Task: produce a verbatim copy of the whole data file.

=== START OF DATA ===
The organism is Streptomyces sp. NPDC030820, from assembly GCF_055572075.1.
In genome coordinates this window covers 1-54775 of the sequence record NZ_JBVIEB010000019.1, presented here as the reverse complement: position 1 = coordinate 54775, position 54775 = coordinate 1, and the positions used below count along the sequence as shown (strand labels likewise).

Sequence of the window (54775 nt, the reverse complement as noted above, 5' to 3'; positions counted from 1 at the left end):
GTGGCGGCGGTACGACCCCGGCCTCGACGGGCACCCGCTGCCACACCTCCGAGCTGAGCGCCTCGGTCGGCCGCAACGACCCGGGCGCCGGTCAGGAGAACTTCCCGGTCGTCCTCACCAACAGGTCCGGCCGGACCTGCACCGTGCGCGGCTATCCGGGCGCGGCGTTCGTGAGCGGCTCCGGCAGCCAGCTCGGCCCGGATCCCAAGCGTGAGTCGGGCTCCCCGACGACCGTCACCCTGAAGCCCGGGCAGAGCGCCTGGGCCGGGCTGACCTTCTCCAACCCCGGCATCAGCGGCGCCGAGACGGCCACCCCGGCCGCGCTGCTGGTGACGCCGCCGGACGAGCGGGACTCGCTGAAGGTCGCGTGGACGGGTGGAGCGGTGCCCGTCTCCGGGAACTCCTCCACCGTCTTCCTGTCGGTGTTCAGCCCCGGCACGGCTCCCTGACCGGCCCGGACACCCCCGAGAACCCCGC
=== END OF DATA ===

The organism is Streptomyces sp. NPDC030820, from assembly GCF_055572075.1.
In genome coordinates this window covers 1-54775 of the sequence record NZ_JBVIEB010000019.1, presented here as the reverse complement: position 1 = coordinate 54775, position 54775 = coordinate 1, and the positions used below count along the sequence as shown (strand labels likewise).

Sequence of the window (54775 nt, the reverse complement as noted above, 5' to 3'; positions counted from 1 at the left end):
GTGGCGGCGGTACGACCCCGGCCTCGACGGGCACCCGCTGCCACACCTCCGAGCTGAGCGCCTCGGTCGGCCGCAACGACCCGGGCGCCGGTCAGGAGAACTTCCCGGTCGTCCTCACCAACAGGTCCGGCCGGACCTGCACCGTGCGCGGCTATCCGGGCGCGGCGTTCGTGAGCGGCTCCGGCAGCCAGCTCGGCCCGGATCCCAAGCGTGAGTCGGGCTCCCCGACGACCGTCACCCTGAAGCCCGGGCAGAGCGCCTGGGCCGGGCTGACCTTCTCCAACCCCGGCATCAGCGGCGCCGAGACGGCCACCCCGGCCGCGCTGCTGGTGACGCCGCCGGACGAGCGGGACTCGCTGAAGGTCGCGTGGACGGGTGGAGCGGTGCCCGTCTCCGGGAACTCCTCCACCGTCTTCCTGTCGGTGTTCAGCCCCGGCACGGCTCCCTGACCGGCCCGGACACCCCCGAGAACCCCGC